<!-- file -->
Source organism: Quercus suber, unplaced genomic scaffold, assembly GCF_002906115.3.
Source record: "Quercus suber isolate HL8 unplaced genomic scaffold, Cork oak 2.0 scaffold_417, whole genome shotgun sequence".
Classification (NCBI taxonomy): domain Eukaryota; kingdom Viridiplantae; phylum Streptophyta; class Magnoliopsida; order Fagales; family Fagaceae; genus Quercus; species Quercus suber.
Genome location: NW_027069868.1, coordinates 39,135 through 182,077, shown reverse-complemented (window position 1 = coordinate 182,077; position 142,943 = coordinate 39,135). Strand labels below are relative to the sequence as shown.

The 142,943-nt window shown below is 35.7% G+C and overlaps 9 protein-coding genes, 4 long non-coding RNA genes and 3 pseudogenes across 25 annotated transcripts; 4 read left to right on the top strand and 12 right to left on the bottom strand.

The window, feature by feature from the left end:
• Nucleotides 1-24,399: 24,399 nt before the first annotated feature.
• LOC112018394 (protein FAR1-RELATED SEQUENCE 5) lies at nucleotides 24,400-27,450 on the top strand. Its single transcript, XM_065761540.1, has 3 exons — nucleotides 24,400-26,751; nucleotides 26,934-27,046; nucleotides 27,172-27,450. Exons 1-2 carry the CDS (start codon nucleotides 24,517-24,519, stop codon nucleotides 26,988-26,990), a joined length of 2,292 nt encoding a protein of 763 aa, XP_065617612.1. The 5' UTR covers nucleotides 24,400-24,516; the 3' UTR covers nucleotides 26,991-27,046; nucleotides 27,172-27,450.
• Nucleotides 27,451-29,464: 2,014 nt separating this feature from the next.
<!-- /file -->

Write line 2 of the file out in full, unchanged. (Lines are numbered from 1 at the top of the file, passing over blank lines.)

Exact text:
Source record: "Quercus suber isolate HL8 unplaced genomic scaffold, Cork oak 2.0 scaffold_417, whole genome shotgun sequence".